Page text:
[Tweeters] Shrimp Shadows

Jeff Gibson gibsondesign at msn.com
Fri Jul 8 08:23:45 PDT 2016

I've had a life-long love affair with shadows. To me shadows are wonderful, mostly.
There are those delightful moonlight shadows, when the moon reflects enough light our way. Hey, maybe there are star shadows on "moonless" nights in area's far from light pollution - I haven't noticed that really, probably lacking the eyesight.Maybe some sort of bird could. But not to worry because the King of Shadows will show up soon: our nearest star.
AKA the Sun. When the sun comes up we have shadows all over the place. Well, a little contrast helps. Sometimes the whole Wetside Pacific Northwest region is under the shadow of thousands of feet of clouds which subsumes all the other shadows. So it goes.
Anyhoo, mister shadowmaker was out in full force on this past sunny Wednesday while I snooped the low tide at Fort Worden. And I saw wonderful shadows. Shrimp shadows.
If you want to get to know our local marine life you could do no better than to read "Seashore Life of the Northern Pacific Coast" by UW professor emeritus Eugene Kozloff - a beautifully written book that really gets to the gist of our local marine biology. In that book he notes the shadow phenomenon of Mysid Shrimp, which helped affirm my first observation of these creatures on the sand flats at the mouth of the Skagit river several decades ago.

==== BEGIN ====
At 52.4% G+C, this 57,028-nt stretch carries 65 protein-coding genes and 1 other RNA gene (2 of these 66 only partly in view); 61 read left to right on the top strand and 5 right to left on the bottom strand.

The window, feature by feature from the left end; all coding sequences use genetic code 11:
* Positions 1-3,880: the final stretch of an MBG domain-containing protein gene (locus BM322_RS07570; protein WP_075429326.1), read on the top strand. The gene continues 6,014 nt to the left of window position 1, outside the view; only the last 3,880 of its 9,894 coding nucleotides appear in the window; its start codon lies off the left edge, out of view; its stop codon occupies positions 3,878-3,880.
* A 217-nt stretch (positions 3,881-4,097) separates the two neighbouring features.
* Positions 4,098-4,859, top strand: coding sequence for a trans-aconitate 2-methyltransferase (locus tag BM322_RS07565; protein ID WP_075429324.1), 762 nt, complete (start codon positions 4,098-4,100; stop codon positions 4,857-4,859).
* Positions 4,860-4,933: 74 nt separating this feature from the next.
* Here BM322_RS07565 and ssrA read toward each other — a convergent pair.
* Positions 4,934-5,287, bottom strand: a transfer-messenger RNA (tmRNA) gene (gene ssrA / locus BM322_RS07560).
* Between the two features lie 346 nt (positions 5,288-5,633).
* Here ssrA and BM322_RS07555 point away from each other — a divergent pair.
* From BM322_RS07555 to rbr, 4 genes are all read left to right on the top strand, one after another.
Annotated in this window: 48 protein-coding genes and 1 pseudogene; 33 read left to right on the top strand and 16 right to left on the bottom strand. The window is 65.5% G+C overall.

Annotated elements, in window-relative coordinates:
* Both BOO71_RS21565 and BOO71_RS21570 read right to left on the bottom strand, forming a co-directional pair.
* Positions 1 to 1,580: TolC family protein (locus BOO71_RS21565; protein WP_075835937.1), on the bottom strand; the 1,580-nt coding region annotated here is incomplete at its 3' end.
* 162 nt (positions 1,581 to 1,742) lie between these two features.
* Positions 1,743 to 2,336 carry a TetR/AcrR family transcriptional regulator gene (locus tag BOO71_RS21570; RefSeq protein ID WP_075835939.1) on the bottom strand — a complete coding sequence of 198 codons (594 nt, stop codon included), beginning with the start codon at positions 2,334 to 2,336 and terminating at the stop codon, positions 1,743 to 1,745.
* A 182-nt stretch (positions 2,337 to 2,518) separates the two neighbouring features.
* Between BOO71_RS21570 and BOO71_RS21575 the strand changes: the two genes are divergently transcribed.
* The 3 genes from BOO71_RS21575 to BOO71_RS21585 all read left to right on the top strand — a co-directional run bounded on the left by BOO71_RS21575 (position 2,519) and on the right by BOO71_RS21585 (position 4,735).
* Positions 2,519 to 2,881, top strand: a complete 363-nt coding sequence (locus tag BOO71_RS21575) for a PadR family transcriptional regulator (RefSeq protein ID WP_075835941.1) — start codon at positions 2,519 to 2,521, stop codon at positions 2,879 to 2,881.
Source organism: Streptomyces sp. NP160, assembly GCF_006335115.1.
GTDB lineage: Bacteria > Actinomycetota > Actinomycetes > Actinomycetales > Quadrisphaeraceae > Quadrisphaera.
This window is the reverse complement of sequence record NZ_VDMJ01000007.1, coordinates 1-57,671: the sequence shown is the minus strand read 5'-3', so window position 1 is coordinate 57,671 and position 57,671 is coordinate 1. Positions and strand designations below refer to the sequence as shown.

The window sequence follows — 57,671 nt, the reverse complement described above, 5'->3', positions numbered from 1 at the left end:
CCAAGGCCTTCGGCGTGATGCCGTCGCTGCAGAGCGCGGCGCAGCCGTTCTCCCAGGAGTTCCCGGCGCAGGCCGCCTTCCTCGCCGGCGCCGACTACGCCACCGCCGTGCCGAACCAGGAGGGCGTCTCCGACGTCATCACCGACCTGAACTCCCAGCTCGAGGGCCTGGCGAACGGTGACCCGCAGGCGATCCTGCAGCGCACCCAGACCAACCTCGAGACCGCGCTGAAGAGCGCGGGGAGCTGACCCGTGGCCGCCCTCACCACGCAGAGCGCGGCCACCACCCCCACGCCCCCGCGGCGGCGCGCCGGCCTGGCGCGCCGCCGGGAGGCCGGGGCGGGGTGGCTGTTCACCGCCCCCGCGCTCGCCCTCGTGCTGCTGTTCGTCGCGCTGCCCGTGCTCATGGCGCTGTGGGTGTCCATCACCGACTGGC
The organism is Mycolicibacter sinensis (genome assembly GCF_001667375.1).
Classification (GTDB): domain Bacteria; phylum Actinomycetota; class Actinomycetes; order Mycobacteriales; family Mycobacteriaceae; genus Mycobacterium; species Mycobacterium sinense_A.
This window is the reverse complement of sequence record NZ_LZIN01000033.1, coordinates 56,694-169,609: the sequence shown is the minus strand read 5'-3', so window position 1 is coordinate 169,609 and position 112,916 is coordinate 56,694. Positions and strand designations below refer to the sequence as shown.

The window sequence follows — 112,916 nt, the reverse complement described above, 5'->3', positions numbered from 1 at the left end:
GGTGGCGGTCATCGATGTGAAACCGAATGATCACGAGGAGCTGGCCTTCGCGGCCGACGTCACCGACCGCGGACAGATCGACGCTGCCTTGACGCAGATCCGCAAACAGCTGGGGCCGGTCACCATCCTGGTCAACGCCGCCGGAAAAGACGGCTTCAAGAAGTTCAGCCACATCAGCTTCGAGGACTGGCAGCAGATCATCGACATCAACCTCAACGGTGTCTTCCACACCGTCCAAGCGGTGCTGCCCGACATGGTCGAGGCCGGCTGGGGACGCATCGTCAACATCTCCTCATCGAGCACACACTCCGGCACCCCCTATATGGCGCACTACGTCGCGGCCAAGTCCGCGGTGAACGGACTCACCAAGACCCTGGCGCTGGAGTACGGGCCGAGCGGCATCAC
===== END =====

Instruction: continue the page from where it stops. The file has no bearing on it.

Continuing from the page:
The deal is that the Mysid shrimp has a somewhat transparent body, and what isn't transparent looks like sand. On a sunny shadow maker day the shadow casting shrimp are nearly invisible in the sunlight over the sandy shallows - all you can see are their shadows on the sandy bottom. It's really uncanny. Schooling shadows.
Mysids, while puny (truly shrimpy) - like less than an inch long mostly- are an abundant crustacean and important link in the marine food chain.They swim in the water column like a small fish. I've seen thousands of them in huge swarms around the Port Townsend Marine Science Center floating dock, and also many at the beach I was at on Wednesday on previous wades. Thanks to my close-focusing binoculars I was actually able to focus on the actual shrimps, just barely visible, in their sandy transparent disguise.
There were a few bird shadows at the beach too, mostly Barn Swallow and gull shadows- it was a quiet high noon for birds.
Jeff Gibsonwatching shadows inPort Townsend Wa

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